According to an unemployed worker I interviewed on Sunday morning, workers who seek jobs in the country’s state oil company must carry a badge pinned to their shirt with a photo of Chavez. Only those who say that they will vote for the No are considered for work. Many are also visited by Patrulleros, pro-government workers in charged of collecting at least ten pro-government No votes each. The Patrulleros tell the poor that the fingerprint machines which will be used on August 15th will tell them how each person voted in the referendum. The man I interviewed, as well as residents of the La Florida Natereña, expressed doubt over the secrecy of the vote, especially after the signatures of prior signature drives became public. However, many claim that they plan to vote for the Si vote, regardless of consequences. Chief among their concerns was the hatred that Chavez had instilled in Venezuelans. "People are killing each other here for their beliefs," said one. "Families have stopped talking to each other," claimed another. However, others also admitted that they would vote No.
Urdaneta also said that people who openly admit that they will vote for the Si are forbidden from shopping in Mercal Abasto in Anaquito, a government subsided food store. She says that when she recently requested an Identification program for her neighborhood, she was told by DIEX (identification) authorities that she would have to ask the local Bolivarian Circle to submit her request. In addition, she said that when she recently requested a neighborhood school from the Manager of Social Development at PDVSA Gas Anaco, she was informed that her project would have to be approved by “the Cubans”. Enraged, she wondered how “Cubans could know what we need here more than me.”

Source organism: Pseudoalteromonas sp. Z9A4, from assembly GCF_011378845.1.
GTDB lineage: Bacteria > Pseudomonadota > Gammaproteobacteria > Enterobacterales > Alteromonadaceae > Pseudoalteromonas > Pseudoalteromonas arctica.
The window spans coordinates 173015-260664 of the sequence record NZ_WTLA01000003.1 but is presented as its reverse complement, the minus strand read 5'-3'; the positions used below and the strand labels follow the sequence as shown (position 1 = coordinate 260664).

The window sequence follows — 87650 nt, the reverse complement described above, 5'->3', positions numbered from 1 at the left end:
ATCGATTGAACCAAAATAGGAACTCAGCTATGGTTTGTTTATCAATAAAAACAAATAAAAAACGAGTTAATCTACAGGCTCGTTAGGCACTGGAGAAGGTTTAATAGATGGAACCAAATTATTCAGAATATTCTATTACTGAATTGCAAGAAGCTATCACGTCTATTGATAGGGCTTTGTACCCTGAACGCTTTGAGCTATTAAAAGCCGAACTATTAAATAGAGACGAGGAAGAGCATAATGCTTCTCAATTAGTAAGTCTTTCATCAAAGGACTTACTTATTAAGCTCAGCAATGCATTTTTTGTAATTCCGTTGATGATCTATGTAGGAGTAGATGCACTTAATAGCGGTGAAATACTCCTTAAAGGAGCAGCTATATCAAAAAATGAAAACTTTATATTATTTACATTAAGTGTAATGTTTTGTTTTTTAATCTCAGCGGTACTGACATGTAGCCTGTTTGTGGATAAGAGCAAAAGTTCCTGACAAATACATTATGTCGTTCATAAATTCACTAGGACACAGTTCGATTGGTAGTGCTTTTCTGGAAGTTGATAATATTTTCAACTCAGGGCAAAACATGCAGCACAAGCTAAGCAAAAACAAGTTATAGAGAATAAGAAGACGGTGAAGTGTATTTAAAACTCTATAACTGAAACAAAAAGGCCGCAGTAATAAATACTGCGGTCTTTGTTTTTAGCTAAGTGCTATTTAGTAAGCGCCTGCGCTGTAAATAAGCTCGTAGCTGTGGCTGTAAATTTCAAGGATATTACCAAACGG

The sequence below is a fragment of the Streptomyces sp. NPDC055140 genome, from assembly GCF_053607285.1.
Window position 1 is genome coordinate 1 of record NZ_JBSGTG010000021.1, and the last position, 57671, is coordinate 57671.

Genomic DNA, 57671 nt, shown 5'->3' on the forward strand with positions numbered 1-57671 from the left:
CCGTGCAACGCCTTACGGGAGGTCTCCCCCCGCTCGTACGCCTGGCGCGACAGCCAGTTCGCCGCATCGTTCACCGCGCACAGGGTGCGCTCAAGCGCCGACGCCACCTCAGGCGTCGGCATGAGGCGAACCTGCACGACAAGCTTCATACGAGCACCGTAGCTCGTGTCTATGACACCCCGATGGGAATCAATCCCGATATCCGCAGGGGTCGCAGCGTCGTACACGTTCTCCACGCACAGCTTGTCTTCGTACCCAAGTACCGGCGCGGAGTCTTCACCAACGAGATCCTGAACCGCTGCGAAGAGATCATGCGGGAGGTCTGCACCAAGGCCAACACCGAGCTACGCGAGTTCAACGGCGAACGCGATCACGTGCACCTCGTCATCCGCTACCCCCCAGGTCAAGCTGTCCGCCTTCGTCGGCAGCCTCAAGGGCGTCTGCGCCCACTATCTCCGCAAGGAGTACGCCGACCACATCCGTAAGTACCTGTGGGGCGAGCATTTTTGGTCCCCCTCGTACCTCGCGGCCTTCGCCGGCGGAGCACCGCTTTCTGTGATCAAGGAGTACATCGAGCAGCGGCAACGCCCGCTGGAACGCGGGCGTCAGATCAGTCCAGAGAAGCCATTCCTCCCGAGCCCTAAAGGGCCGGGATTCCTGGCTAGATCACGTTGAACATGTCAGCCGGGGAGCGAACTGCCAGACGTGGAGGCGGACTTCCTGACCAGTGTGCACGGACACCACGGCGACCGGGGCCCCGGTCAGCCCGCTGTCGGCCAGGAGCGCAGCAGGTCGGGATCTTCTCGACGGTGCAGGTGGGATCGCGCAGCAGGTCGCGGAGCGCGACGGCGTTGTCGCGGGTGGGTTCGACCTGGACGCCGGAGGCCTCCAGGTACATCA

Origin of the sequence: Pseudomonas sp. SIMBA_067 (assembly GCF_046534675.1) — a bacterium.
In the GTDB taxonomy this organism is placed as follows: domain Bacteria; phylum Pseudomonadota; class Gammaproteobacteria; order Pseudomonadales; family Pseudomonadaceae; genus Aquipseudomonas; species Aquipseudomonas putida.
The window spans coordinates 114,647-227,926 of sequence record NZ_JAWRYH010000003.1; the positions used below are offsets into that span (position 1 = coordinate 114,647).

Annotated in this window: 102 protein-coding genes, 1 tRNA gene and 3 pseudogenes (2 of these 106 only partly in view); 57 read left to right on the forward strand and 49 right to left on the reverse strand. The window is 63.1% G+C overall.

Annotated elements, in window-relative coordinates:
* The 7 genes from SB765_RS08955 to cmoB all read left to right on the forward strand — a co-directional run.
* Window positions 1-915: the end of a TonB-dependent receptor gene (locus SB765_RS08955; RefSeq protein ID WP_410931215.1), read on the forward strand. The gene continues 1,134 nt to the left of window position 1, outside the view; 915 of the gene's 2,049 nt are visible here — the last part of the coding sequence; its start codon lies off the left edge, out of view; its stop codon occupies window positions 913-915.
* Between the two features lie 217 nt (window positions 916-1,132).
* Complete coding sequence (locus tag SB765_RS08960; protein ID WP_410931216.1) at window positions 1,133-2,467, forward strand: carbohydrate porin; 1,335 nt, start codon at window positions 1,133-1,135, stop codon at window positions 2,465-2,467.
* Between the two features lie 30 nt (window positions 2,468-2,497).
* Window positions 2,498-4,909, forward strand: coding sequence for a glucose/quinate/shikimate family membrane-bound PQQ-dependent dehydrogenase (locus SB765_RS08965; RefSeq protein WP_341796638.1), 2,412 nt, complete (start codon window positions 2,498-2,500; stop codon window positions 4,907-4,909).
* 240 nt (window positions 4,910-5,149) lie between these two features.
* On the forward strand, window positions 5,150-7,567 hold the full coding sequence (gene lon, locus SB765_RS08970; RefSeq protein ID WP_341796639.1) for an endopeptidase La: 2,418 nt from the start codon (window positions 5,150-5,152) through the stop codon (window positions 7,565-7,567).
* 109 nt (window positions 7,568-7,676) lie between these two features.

The presence of Cubans in PDVSA is well documented in this region. A local dentist told me that he was approached by PDVSA to construct and equip a dentistry office for the Missions. He furnished the office and purchased the equipment. Then he was told that he would head the office, which he gladly accepted. Rather abruptly, he was informed that he would not be the head, since a Cuban dentist would take over. Resigned, he is yet one more person who will vote for the Si on August 15th.
I also interviewed a government supporter who lives in a slum. He said that he had recently joined Plan Sucre, an educational program for adults. I asked him if he was receiving money to join, and he said that he was receiving 160,000 bolivars per month. I asked him whether the busloads of people who had left Anaco on their way to the government march on Sunday had been paid. He said he didn’t know, but added that PDVSA workers had driven around the missions asking people to attend. In addition, he said that PDVSA was paying for the buses. However, others told me that those who are transported to government events in Caracas are paid with cash, alcohol, and a bag of food. One woman received 100,000 bolivars and a bag of food.